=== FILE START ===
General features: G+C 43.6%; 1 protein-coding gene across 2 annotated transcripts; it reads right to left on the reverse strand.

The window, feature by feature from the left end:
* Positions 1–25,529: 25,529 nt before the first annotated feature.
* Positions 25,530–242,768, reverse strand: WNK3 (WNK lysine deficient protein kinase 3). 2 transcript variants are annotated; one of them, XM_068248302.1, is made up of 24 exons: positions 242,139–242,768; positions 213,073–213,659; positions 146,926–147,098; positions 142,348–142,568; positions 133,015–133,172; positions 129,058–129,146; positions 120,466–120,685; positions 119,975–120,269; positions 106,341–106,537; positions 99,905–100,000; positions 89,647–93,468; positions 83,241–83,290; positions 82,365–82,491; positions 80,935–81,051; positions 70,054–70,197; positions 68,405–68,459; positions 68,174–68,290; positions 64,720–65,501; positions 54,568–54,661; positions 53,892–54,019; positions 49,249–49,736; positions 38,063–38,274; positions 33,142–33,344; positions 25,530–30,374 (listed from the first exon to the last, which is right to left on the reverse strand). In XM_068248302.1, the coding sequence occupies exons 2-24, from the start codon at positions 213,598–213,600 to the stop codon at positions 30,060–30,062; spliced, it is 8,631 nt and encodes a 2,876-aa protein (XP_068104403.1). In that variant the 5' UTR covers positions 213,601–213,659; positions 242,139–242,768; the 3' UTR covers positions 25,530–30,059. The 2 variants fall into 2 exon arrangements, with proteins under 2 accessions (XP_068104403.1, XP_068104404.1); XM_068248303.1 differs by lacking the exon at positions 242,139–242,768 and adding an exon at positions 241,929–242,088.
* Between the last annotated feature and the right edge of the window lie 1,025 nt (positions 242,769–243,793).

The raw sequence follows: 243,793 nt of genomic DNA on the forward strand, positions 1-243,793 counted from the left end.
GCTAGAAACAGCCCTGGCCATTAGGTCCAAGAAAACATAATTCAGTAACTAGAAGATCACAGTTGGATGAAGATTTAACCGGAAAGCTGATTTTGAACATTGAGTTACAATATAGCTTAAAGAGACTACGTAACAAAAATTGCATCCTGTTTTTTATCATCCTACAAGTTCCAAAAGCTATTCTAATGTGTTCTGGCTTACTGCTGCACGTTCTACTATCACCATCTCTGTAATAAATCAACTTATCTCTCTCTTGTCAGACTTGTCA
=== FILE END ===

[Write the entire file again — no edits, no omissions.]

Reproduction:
General features: G+C 43.6%; 1 protein-coding gene across 2 annotated transcripts; it reads right to left on the reverse strand.

The window, feature by feature from the left end:
* Positions 1–25,529: 25,529 nt before the first annotated feature.
* Positions 25,530–242,768, reverse strand: WNK3 (WNK lysine deficient protein kinase 3). 2 transcript variants are annotated; one of them, XM_068248302.1, is made up of 24 exons: positions 242,139–242,768; positions 213,073–213,659; positions 146,926–147,098; positions 142,348–142,568; positions 133,015–133,172; positions 129,058–129,146; positions 120,466–120,685; positions 119,975–120,269; positions 106,341–106,537; positions 99,905–100,000; positions 89,647–93,468; positions 83,241–83,290; positions 82,365–82,491; positions 80,935–81,051; positions 70,054–70,197; positions 68,405–68,459; positions 68,174–68,290; positions 64,720–65,501; positions 54,568–54,661; positions 53,892–54,019; positions 49,249–49,736; positions 38,063–38,274; positions 33,142–33,344; positions 25,530–30,374 (listed from the first exon to the last, which is right to left on the reverse strand). In XM_068248302.1, the coding sequence occupies exons 2-24, from the start codon at positions 213,598–213,600 to the stop codon at positions 30,060–30,062; spliced, it is 8,631 nt and encodes a 2,876-aa protein (XP_068104403.1). In that variant the 5' UTR covers positions 213,601–213,659; positions 242,139–242,768; the 3' UTR covers positions 25,530–30,059. The 2 variants fall into 2 exon arrangements, with proteins under 2 accessions (XP_068104403.1, XP_068104404.1); XM_068248303.1 differs by lacking the exon at positions 242,139–242,768 and adding an exon at positions 241,929–242,088.
* Between the last annotated feature and the right edge of the window lie 1,025 nt (positions 242,769–243,793).

The raw sequence follows: 243,793 nt of genomic DNA on the forward strand, positions 1-243,793 counted from the left end.
GCTAGAAACAGCCCTGGCCATTAGGTCCAAGAAAACATAATTCAGTAACTAGAAGATCACAGTTGGATGAAGATTTAACCGGAAAGCTGATTTTGAACATTGAGTTACAATATAGCTTAAAGAGACTACGTAACAAAAATTGCATCCTGTTTTTTATCATCCTACAAGTTCCAAAAGCTATTCTAATGTGTTCTGGCTTACTGCTGCACGTTCTACTATCACCATCTCTGTAATAAATCAACTTATCTCTCTCTTGTCAGACTTGTCA